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US Farm Bill 2008: Back to the Future?


  • Patrick Westhoff
  • Julian Binfield


After years of deliberation, eight temporary extensions of expiring law and two overridden vetoes, the Food, Conservation and Energy Act became law on June 18, 2008, framing the policy environment for US farmers for several years to come. The farm bill was written in a period of lean supplies, soaring demand, increased budget deficits, and intense scrutiny. When the dust settled the bill had five new titles, a new disaster program, and a new option offering an irrevocable choice of the traditional price-based safety net or a new revenue-based program. The latter constituted a new direction for US policy, moving towards more revenue based payments, a move that was resisted by the administration concerned with the implications for the WTO and that disapproved of the changes to the budget that financed the new programs. In the end the desires of the members of Congress trumped the administration's veto. FAPRI-MU's analysis shows that the impact of the 2008 farm bill on agricultural markets will be small. However, the direction of US agricultural policy is likely to put the farm bill at odds with the WTO, especially if there is a new agreement under the Doha round. Copyright (c) 2008 The Authors. Journal compilation (c) The Agricultural Ecomomics Society and the European Association of Agricultural Economists 2008.

Suggested Citation

  • Patrick Westhoff & Julian Binfield, 2008. "US Farm Bill 2008: Back to the Future?," EuroChoices, The Agricultural Economics Society, vol. 7(3), pages 17-23, December.
  • Handle: RePEc:bla:eurcho:v:7:y:2008:i:3:p:17-23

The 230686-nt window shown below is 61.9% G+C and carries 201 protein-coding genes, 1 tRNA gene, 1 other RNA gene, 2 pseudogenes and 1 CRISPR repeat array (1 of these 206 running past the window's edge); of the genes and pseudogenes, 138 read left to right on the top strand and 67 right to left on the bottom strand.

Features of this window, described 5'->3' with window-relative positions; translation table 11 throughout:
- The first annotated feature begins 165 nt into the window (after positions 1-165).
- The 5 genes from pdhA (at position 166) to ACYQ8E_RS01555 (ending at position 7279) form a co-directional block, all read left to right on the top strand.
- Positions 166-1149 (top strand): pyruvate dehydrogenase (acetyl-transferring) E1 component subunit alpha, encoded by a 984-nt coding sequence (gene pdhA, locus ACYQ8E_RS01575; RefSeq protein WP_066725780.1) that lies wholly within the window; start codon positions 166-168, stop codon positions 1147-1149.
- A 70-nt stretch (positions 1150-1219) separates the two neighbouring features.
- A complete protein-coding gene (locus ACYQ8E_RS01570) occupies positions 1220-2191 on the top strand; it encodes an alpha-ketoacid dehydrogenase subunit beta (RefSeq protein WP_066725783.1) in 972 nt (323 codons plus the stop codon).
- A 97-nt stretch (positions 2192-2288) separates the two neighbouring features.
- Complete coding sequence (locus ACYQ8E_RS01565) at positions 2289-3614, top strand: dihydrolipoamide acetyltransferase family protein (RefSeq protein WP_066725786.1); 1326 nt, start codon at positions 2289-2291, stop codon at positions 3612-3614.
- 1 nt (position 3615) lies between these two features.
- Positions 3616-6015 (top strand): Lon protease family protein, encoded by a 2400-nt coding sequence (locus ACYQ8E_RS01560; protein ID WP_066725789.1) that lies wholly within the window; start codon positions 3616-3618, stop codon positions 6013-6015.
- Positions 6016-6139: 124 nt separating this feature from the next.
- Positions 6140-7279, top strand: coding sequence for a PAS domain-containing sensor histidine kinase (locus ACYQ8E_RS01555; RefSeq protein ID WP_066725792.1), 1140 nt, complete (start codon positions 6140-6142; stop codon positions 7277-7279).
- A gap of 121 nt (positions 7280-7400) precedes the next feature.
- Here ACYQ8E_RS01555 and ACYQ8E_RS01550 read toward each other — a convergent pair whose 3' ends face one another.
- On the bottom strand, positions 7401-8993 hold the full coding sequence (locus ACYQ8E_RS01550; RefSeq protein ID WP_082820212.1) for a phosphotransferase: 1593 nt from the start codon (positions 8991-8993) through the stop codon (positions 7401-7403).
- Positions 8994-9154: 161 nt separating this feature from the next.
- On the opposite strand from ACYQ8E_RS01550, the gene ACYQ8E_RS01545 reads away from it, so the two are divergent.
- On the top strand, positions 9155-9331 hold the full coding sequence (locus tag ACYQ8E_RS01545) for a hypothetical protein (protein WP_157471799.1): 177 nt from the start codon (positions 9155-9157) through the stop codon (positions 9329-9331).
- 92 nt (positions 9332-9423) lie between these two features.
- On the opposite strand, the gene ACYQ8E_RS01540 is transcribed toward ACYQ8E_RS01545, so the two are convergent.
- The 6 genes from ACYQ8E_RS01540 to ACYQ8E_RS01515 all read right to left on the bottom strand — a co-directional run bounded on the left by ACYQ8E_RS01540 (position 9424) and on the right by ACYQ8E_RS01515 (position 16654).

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    References listed on IDEAS

    1. Muhammad, Andrew & Seale, James L. & Meade, Birgit Gisela Saager & Regmi, Anita, 2011. "International Evidence on Food Consumption Patterns: An Update Using 2005 International Comparison Program Data," Technical Bulletins 184306, United States Department of Agriculture, Economic Research Service.
    2. Silvia Coderoni & Laura Valli & Maurizio Canavari, 2015. "Climate Change Mitigation Options in the Italian Livestock Sector," EuroChoices, The Agricultural Economics Society, vol. 14(1), pages 17-24, April.
    3. Rafael Oliveira Silva & Luis Gustavo Barioni & Dominic Moran, 2015. "Greenhouse Gas Mitigation through Sustainable Intensification of Livestock Production in the Brazilian Cerrado," EuroChoices, The Agricultural Economics Society, vol. 14(1), pages 28-34, April.
    4. Hugo Valin & Ronald D. Sands & Dominique van der Mensbrugghe & Gerald C. Nelson & Helal Ahammad & Elodie Blanc & Benjamin Bodirsky & Shinichiro Fujimori & Tomoko Hasegawa & Petr Havlik & Edwina Heyhoe, 2014. "The future of food demand: understanding differences in global economic models," Agricultural Economics, International Association of Agricultural Economists, vol. 45(1), pages 51-67, January.
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